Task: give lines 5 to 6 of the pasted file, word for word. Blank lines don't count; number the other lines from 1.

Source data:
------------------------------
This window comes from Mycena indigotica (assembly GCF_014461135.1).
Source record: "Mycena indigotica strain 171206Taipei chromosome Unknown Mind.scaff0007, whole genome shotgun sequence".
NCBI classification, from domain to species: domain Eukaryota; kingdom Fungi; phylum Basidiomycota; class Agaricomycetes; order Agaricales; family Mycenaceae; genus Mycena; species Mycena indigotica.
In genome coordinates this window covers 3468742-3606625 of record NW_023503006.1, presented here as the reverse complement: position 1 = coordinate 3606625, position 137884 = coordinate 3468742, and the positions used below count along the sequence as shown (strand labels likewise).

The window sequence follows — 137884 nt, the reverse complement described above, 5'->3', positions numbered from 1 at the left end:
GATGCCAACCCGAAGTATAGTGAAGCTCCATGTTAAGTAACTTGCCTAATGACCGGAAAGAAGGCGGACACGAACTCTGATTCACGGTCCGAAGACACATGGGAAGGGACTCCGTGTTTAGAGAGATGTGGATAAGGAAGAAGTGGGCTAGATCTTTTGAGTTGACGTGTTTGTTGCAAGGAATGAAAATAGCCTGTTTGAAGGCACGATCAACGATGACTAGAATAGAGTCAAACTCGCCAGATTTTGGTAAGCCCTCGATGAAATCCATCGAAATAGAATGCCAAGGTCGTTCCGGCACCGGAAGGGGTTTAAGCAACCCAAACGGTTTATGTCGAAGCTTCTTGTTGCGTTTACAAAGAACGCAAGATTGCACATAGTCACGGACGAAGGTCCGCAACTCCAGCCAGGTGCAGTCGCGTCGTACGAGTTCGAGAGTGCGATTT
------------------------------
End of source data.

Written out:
The window sequence follows — 137884 nt, the reverse complement described above, 5'->3', positions numbered from 1 at the left end:
GATGCCAACCCGAAGTATAGTGAAGCTCCATGTTAAGTAACTTGCCTAATGACCGGAAAGAAGGCGGACACGAACTCTGATTCACGGTCCGAAGACACATGGGAAGGGACTCCGTGTTTAGAGAGATGTGGATAAGGAAGAAGTGGGCTAGATCTTTTGAGTTGACGTGTTTGTTGCAAGGAATGAAAATAGCCTGTTTGAAGGCACGATCAACGATGACTAGAATAGAGTCAAACTCGCCAGATTTTGGTAAGCCCTCGATGAAATCCATCGAAATAGAATGCCAAGGTCGTTCCGGCACCGGAAGGGGTTTAAGCAACCCAAACGGTTTATGTCGAAGCTTCTTGTTGCGTTTACAAAGAACGCAAGATTGCACATAGTCACGGACGAAGGTCCGCAACTCCAGCCAGGTGCAGTCGCGTCGTACGAGTTCGAGAGTGCGATTT